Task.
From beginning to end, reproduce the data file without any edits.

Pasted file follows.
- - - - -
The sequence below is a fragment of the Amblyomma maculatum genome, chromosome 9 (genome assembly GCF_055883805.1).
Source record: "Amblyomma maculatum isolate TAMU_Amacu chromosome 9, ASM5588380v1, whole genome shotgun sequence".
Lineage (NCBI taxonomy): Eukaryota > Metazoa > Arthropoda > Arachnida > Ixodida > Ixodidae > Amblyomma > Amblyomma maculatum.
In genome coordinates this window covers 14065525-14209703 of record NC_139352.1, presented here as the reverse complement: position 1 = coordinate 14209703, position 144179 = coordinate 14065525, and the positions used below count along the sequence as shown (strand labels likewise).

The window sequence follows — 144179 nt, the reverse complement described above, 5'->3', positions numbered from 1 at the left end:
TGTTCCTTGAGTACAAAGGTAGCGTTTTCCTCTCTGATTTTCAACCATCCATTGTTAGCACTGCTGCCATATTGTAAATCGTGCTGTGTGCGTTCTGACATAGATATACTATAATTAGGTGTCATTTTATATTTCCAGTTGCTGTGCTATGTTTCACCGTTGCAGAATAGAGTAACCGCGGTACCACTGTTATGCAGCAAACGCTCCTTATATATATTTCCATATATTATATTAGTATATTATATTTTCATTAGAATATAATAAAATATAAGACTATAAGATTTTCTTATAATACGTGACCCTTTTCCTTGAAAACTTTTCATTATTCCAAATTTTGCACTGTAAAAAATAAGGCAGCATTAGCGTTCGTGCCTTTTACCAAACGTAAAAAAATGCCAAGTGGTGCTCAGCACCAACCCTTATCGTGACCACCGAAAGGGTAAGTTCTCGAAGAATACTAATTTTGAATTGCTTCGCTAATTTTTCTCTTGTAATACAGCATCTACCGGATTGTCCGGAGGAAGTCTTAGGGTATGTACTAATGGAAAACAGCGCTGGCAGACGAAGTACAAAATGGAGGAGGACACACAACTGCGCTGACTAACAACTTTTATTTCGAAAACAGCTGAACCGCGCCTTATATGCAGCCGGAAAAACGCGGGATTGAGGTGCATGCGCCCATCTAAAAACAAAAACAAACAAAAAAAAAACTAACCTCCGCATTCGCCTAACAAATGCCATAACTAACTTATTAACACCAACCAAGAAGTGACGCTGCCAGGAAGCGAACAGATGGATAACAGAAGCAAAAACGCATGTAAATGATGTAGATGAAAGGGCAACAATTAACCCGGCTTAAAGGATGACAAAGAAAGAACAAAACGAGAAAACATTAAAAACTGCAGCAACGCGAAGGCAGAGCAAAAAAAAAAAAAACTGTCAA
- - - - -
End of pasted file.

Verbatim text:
The sequence below is a fragment of the Amblyomma maculatum genome, chromosome 9 (genome assembly GCF_055883805.1).
Source record: "Amblyomma maculatum isolate TAMU_Amacu chromosome 9, ASM5588380v1, whole genome shotgun sequence".
Lineage (NCBI taxonomy): Eukaryota > Metazoa > Arthropoda > Arachnida > Ixodida > Ixodidae > Amblyomma > Amblyomma maculatum.
In genome coordinates this window covers 14065525-14209703 of record NC_139352.1, presented here as the reverse complement: position 1 = coordinate 14209703, position 144179 = coordinate 14065525, and the positions used below count along the sequence as shown (strand labels likewise).

The window sequence follows — 144179 nt, the reverse complement described above, 5'->3', positions numbered from 1 at the left end:
TGTTCCTTGAGTACAAAGGTAGCGTTTTCCTCTCTGATTTTCAACCATCCATTGTTAGCACTGCTGCCATATTGTAAATCGTGCTGTGTGCGTTCTGACATAGATATACTATAATTAGGTGTCATTTTATATTTCCAGTTGCTGTGCTATGTTTCACCGTTGCAGAATAGAGTAACCGCGGTACCACTGTTATGCAGCAAACGCTCCTTATATATATTTCCATATATTATATTAGTATATTATATTTTCATTAGAATATAATAAAATATAAGACTATAAGATTTTCTTATAATACGTGACCCTTTTCCTTGAAAACTTTTCATTATTCCAAATTTTGCACTGTAAAAAATAAGGCAGCATTAGCGTTCGTGCCTTTTACCAAACGTAAAAAAATGCCAAGTGGTGCTCAGCACCAACCCTTATCGTGACCACCGAAAGGGTAAGTTCTCGAAGAATACTAATTTTGAATTGCTTCGCTAATTTTTCTCTTGTAATACAGCATCTACCGGATTGTCCGGAGGAAGTCTTAGGGTATGTACTAATGGAAAACAGCGCTGGCAGACGAAGTACAAAATGGAGGAGGACACACAACTGCGCTGACTAACAACTTTTATTTCGAAAACAGCTGAACCGCGCCTTATATGCAGCCGGAAAAACGCGGGATTGAGGTGCATGCGCCCATCTAAAAACAAAAACAAACAAAAAAAAAACTAACCTCCGCATTCGCCTAACAAATGCCATAACTAACTTATTAACACCAACCAAGAAGTGACGCTGCCAGGAAGCGAACAGATGGATAACAGAAGCAAAAACGCATGTAAATGATGTAGATGAAAGGGCAACAATTAACCCGGCTTAAAGGATGACAAAGAAAGAACAAAACGAGAAAACATTAAAAACTGCAGCAACGCGAAGGCAGAGCAAAAAAAAAAAAAACTGTCAA